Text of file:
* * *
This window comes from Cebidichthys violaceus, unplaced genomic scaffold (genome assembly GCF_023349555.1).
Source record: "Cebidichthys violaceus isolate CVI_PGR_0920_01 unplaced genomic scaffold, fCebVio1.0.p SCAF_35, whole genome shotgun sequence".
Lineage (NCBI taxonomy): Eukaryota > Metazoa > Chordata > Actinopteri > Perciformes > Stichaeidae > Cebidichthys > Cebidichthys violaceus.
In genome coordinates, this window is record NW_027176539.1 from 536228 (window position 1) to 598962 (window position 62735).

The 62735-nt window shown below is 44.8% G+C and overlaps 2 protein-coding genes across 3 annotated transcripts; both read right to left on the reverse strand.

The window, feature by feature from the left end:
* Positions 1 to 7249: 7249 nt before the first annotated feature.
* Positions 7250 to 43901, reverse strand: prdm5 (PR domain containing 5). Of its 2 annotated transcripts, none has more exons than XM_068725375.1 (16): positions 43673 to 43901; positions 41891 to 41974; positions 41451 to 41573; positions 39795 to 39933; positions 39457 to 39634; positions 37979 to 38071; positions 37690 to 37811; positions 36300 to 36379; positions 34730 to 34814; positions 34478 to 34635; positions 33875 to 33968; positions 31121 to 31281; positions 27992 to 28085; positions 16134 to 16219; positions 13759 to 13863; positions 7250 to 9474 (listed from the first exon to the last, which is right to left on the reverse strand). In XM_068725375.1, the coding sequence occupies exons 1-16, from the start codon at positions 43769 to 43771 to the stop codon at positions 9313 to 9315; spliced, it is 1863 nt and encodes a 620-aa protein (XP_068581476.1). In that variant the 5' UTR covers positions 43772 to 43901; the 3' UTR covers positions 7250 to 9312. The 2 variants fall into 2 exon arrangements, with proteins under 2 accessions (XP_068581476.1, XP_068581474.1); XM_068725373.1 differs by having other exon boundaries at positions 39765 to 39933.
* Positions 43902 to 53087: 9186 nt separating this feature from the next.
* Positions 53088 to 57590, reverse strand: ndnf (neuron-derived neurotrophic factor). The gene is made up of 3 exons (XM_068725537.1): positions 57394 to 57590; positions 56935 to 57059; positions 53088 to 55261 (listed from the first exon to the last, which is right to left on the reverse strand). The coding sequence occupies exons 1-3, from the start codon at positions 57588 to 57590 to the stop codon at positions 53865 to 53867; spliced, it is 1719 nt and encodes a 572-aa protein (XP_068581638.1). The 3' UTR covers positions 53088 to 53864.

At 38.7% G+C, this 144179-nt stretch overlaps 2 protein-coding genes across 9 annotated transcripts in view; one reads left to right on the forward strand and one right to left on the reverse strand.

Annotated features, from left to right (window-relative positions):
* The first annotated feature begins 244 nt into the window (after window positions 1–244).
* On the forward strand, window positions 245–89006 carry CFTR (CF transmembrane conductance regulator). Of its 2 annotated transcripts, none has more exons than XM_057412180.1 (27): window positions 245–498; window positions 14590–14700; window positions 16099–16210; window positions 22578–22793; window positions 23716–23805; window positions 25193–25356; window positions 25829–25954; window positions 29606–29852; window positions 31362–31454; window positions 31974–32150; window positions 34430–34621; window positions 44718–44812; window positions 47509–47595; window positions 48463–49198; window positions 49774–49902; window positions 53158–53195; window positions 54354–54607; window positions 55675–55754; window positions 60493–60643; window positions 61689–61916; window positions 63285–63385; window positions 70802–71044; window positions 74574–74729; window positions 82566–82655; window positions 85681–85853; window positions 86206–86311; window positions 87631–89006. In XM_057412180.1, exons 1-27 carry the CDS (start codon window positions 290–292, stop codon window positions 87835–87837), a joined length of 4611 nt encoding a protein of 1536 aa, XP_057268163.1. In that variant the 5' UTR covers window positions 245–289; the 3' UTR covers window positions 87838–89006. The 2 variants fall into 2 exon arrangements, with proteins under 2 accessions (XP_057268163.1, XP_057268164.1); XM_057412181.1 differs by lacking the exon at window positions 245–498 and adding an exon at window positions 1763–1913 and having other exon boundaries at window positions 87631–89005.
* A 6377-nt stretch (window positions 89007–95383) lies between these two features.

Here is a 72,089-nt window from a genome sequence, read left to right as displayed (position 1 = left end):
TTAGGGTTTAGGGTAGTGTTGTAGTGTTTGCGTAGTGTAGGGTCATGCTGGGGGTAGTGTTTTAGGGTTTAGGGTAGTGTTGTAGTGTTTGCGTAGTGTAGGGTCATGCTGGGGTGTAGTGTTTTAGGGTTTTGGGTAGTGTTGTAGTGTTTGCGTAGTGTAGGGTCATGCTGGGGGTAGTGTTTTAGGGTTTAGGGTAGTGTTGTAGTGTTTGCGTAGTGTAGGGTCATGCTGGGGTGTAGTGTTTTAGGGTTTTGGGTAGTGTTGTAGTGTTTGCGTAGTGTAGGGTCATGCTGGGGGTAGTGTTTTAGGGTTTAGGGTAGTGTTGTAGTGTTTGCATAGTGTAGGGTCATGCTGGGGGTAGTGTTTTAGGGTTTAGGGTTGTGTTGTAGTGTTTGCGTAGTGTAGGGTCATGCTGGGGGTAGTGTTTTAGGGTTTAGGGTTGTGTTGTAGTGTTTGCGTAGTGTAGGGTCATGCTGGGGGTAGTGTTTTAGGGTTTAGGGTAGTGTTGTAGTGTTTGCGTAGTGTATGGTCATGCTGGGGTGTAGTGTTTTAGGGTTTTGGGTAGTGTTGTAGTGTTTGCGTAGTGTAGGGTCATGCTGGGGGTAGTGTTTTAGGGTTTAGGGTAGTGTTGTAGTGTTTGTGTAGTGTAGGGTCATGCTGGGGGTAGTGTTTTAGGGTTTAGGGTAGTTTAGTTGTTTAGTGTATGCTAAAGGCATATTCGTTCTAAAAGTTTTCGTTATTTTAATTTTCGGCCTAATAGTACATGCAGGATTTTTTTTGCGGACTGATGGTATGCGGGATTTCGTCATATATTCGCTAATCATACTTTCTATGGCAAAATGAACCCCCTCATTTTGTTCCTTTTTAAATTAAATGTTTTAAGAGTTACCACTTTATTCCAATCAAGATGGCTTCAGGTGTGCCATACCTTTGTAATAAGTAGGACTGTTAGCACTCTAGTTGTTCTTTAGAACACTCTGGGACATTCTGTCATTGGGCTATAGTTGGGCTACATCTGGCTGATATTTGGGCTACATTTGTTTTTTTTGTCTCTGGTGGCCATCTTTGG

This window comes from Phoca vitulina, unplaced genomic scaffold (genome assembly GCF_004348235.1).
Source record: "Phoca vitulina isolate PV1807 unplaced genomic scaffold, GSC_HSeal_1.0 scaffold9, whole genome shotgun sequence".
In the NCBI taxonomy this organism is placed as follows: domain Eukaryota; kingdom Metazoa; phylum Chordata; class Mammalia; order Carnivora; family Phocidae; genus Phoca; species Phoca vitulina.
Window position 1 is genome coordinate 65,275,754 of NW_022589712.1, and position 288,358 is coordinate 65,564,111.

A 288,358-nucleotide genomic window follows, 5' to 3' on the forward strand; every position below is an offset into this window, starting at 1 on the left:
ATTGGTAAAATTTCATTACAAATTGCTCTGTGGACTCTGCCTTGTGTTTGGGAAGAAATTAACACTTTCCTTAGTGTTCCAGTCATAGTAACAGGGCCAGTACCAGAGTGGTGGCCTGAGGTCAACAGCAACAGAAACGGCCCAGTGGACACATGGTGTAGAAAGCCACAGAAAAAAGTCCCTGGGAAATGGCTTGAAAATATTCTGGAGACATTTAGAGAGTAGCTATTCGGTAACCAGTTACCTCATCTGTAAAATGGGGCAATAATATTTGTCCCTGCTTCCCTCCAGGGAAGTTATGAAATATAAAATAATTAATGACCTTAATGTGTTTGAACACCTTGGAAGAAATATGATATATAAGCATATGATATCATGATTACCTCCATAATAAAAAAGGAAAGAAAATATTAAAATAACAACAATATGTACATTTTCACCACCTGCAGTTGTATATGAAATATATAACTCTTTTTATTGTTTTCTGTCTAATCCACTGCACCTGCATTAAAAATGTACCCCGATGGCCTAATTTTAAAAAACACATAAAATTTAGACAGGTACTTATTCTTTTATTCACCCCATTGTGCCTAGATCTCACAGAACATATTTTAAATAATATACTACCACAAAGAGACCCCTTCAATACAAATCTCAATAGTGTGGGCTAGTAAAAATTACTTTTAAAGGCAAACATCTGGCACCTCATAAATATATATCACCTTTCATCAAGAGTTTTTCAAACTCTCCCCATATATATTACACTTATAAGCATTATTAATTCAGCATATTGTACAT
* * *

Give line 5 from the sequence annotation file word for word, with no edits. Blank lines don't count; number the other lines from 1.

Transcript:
The 62735-nt window shown below is 44.8% G+C and overlaps 2 protein-coding genes across 3 annotated transcripts; both read right to left on the reverse strand.